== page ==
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Let’s fix it: The regeneration of rural communities

  • 18 May 2022
  • 1427
  •  press-release

In the fourth session of Nation in Conversation at Nampo Bothaville, the focus was on the regeneration of rural communities and facilitator Theo Vorster engaged a panel of experts on some community projects that have made a difference, as well as how these projects can set an example for others to follow.

The panel of experts consisted of Barend la Grange (Privilege Foundation), Lennox Plaatjies (PALS), Chris Burgess (Landbouweekblad) and Theo Boshoff (Agbiz).

Rural regeneration is not a pipedream

According to Plaatjies the agricultural sector is the main economic driver in rural communities and therefore it only makes sense that the sector leads the way in rural development and upliftment. This sentiment is echoed by Boshoff who says that where business chambers and organised agri-businesses comes together with a common vision, there is a massive visible difference.

For La Grange all is not lost although the current atmosphere in South Africa is one of negativity and pessimism. He reckons that a crisis serves as fertile soil for regeneration and development and refers to the Coligny (2017) and Senekal (2020) political unrests as examples. These communities came together and worked hard to make their towns investment friendly by implementing the CRPP method: Cleaning, Repairing, Painting and Planting. He goes on to say that as South Africans we all have a choice to make, we can either be active citizens or passive users of democracy.

Collaboration between individuals and farming communities, partnerships and open communication lines can, according to Chris Burgess short circuit political opportunists and as an example he reflects on how the Hluhluwe community stood together during the KwaZulu-Natal riots in 2021. In light of this he advocates for giving more airtime and prominence to the builders of communities.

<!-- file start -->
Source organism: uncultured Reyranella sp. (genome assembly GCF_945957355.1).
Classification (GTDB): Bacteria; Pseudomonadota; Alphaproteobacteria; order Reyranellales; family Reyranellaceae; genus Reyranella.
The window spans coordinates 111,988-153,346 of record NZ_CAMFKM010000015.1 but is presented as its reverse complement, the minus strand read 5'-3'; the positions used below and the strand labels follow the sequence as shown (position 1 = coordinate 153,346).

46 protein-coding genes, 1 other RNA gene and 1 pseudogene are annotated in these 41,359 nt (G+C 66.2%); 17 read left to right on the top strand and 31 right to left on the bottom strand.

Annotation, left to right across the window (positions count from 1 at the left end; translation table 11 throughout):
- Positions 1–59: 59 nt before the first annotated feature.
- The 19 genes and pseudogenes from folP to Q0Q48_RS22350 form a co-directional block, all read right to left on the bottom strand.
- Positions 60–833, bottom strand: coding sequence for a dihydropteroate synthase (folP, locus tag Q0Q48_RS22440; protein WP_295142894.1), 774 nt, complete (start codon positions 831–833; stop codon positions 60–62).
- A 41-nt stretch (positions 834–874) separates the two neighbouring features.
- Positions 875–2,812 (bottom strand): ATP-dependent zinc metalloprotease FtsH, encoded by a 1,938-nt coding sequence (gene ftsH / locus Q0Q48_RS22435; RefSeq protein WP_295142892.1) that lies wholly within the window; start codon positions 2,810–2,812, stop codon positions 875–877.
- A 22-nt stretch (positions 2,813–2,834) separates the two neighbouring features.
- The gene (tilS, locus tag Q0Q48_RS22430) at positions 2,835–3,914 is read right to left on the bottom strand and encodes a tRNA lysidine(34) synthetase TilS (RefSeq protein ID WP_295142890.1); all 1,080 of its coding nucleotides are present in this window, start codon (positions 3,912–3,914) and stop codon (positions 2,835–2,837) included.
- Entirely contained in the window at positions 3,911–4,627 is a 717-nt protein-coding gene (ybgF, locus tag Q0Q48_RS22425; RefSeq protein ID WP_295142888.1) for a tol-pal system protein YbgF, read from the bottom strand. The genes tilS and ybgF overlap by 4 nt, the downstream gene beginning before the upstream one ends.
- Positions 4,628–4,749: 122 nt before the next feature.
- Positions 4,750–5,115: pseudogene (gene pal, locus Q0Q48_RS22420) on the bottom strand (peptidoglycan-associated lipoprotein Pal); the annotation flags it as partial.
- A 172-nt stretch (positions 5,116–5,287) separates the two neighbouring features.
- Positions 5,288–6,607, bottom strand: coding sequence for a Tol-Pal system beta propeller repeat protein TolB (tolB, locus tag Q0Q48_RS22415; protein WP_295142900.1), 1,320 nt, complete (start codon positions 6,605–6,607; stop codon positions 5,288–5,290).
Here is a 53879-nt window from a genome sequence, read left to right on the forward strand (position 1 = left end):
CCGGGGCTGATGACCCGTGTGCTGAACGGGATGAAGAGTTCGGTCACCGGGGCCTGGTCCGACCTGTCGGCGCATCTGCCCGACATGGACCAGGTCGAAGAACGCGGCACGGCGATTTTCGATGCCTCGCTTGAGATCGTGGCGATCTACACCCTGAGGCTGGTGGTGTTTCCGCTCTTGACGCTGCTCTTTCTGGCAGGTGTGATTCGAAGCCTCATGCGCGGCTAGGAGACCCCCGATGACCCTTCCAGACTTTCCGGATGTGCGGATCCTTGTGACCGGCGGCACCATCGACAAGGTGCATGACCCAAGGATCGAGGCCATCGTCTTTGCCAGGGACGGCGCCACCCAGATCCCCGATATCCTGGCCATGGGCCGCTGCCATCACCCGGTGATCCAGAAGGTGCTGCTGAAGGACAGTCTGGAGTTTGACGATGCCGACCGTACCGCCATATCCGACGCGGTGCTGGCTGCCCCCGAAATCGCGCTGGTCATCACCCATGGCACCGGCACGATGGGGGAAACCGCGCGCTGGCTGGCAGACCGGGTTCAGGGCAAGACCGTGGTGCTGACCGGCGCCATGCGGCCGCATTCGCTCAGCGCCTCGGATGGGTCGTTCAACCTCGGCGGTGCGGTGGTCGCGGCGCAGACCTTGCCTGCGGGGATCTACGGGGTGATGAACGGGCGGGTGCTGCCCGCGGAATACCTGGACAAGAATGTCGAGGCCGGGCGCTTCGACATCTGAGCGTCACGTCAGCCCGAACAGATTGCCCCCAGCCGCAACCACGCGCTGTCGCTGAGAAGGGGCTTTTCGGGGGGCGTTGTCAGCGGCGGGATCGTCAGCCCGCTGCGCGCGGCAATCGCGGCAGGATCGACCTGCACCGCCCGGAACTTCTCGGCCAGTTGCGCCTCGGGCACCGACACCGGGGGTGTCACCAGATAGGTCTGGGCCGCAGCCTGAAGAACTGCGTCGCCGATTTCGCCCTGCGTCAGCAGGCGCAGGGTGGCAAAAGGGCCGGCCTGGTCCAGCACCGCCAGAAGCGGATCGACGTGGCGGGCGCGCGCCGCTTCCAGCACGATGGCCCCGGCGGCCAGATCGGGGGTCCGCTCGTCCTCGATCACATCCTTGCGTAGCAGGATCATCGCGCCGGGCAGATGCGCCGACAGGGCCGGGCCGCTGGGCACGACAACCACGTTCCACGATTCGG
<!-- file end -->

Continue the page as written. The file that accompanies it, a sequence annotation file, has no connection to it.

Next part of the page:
Partnerships at grassroots level are important

All panellists were in agreement that a foundation of trust is necessary for regeneration to take place effectively. It is however important to note that by stepping up and taking responsibility and ownership of a community do not mean that local government structures should be bypassed.

Boshoff explains that local government structures are tasked with creating enabling environments in which change can be driven. Lennox adds that development should at all times be all-inclusive, community-based and upwards.

The way forward

When talking about the next three to five years, the panellist all agree that success stories should be replicated far and wide as they have the potential to become the norm. Inclusive growth is therefore the result of like-minded people coming together and forging meaningful partnerships that champions economic and social development.

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